Improving the Developer Experience at the National Security Agency (US 2021)

Think your organization has too many security or privacy concerns to adopt DevOps? Do you know of teams that want to adopt DevOps, but don’t have the means to manage their entire tool pipeline? Perhaps you work somewhere that doesn’t yet realize they are a software organization with a unique focus? If NSA, where security is our middle name, can adopt DevOps and tackle sharing tools for top secret, compartmented information, then so can you! In 2018, a small group of aspiring technology leaders succeeded in tying industry DevOps best practices and developer productivity to NSA’s intelligence analysis goals, gaining senior leadership support and funding for DevX - a secure, paved road for developers. Once DevX started, the hard work of culture change began. Hear how DevX successfully got security-minded teams to migrate to shared resources and how we used an explain-yourself-to-a-4-star-general outage as a catalyst for organizational change. We’ll share some of our bureaucracy-hacking tactics, postmortem practice challenges, and how we’re enabling teams across NSA to work together and go faster.

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Virginia Laurenzano

DevX Technical Director, NSA



If you had told me 10 years ago that the next speaker would be sharing publicly her experience report of elevating developer productivity in her organization, I would have laughed at you because the business of this organization is quite literally secrecy and security. So for Virginia Lorenzano has been a technical director at the national security agency for five years, heading up the dev X initiative, which she created in 2018. She is a crypto mathematician by training, but gravitated towards solving the problems that play developers in their daily work, preventing them from achieving their mission. She will tell the amazing story of how they're changing the way software is created and delivered throughout the agency. It turns out that Virginia and I were sitting in the same room at the 2017 DevOps enterprise summit marveling at the work of Kurt. Hockaday at the joint warfare analysis center who works very closely with the intelligence community. So I am so delighted that Virginia will be sharing her amazing achievements and that she was recently detailed to us. Cyber command, Mar force cyber or Marine Corps, cyber force. This is part of a rotation program that candidates for advancements go through. So here's Virginia,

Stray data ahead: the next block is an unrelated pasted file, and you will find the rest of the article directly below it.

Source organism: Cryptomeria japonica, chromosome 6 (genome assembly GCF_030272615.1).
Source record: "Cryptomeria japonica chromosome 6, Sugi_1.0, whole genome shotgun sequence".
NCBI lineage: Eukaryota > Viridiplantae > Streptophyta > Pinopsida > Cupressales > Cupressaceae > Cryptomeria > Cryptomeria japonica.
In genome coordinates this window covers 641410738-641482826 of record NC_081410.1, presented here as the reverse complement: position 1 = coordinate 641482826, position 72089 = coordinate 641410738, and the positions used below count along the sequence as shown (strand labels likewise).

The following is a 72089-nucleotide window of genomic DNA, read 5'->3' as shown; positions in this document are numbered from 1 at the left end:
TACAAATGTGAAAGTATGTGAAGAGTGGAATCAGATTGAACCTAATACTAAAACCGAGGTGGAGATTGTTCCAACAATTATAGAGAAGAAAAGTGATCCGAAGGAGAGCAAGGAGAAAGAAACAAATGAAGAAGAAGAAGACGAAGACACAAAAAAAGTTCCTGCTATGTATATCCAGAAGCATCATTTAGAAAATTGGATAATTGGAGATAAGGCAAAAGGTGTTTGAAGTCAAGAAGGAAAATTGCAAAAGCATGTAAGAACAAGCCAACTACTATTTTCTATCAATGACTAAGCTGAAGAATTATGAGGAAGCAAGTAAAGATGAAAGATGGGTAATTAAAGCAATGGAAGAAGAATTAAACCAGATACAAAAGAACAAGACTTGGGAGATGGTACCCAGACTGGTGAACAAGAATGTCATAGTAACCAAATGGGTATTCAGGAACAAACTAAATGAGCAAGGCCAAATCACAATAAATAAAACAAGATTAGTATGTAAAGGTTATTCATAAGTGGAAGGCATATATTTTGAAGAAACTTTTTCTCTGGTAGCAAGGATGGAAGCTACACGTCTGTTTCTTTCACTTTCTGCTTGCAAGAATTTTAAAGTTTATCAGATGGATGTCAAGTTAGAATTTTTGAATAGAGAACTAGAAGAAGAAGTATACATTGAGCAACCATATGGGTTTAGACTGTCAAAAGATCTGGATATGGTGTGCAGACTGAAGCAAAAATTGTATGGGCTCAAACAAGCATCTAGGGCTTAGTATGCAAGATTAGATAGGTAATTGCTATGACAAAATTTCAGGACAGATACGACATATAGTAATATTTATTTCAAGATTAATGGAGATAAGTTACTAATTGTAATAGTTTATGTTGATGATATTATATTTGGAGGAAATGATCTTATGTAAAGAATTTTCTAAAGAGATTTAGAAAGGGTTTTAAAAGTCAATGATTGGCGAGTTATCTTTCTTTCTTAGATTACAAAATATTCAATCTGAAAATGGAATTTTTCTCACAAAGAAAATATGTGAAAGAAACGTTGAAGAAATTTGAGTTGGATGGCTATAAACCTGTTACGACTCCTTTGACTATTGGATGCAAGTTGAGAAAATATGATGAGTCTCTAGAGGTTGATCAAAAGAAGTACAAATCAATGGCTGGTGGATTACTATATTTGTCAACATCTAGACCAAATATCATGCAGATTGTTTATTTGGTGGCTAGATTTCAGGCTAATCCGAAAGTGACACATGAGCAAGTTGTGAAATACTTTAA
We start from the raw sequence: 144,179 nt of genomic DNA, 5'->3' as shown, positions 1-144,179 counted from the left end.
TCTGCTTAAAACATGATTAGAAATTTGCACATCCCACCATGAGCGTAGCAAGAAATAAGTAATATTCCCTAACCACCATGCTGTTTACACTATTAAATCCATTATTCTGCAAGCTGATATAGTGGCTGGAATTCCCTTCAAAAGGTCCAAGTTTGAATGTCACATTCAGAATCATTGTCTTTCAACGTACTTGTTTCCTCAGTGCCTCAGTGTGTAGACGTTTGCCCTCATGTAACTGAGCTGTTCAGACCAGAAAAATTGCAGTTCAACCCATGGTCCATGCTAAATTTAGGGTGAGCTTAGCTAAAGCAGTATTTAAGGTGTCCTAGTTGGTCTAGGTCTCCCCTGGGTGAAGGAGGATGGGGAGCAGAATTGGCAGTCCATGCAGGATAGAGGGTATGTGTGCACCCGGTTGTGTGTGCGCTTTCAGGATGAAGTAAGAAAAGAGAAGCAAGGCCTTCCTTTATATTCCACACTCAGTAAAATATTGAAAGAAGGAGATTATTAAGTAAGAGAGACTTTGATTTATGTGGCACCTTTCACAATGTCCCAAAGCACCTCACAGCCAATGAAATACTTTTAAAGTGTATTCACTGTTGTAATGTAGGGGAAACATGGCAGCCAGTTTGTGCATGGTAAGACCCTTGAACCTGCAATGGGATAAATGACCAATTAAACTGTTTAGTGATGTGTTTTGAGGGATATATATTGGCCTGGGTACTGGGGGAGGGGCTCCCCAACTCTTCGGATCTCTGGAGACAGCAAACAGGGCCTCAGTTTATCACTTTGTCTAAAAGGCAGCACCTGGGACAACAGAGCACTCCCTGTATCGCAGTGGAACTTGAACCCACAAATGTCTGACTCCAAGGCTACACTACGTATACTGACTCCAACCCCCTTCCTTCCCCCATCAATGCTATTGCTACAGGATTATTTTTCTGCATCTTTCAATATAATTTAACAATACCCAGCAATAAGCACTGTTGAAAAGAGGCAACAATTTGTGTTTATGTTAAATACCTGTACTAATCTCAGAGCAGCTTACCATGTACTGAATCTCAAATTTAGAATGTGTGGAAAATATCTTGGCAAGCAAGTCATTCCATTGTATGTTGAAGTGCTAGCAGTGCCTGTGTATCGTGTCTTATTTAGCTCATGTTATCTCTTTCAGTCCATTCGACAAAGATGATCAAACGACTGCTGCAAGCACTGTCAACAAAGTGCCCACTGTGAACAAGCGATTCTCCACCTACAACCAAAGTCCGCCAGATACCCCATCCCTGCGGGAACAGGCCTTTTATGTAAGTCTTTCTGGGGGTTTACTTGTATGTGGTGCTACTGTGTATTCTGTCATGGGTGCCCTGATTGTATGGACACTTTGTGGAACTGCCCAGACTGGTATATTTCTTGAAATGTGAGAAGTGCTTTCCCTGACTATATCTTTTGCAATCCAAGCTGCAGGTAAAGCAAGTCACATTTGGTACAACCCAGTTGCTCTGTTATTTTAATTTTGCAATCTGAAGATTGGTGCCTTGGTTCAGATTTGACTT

I'm Virginia Lawrence on out, and I'll be talking to you about improving the developer experience at the national security agency. Also known as decks. I so wish I could be with you in person. I imagine most of you don't envision someone like me, small nerdy, feminine. When you imagine an NSA employee, hopefully we'll be together next year to set the stage for who dev X serves. I'd like to share some basics about NSA. Yes, security is our middle name. And while there are a lot of details about our work, I cannot share. There are plenty I can. NSA is responsible for providing both singles, intelligence or sand. She United States, policy makers and military forces. We are also charged with protecting the networks and sensitive information on national security system, known as cybersecurity behind these two missions. Our developers systems and network administrators and other technical folks founded in 1952. NSA is both a member of the U S intelligence committee community. I see. And the department of defense with over 40,000 affiliates where the largest member of the IC and based on our budget and size, if we could give you all the numbers, we would be in the top 10% of the fortune 500 companies. And we're the largest employer of mathematicians in the United States like myself.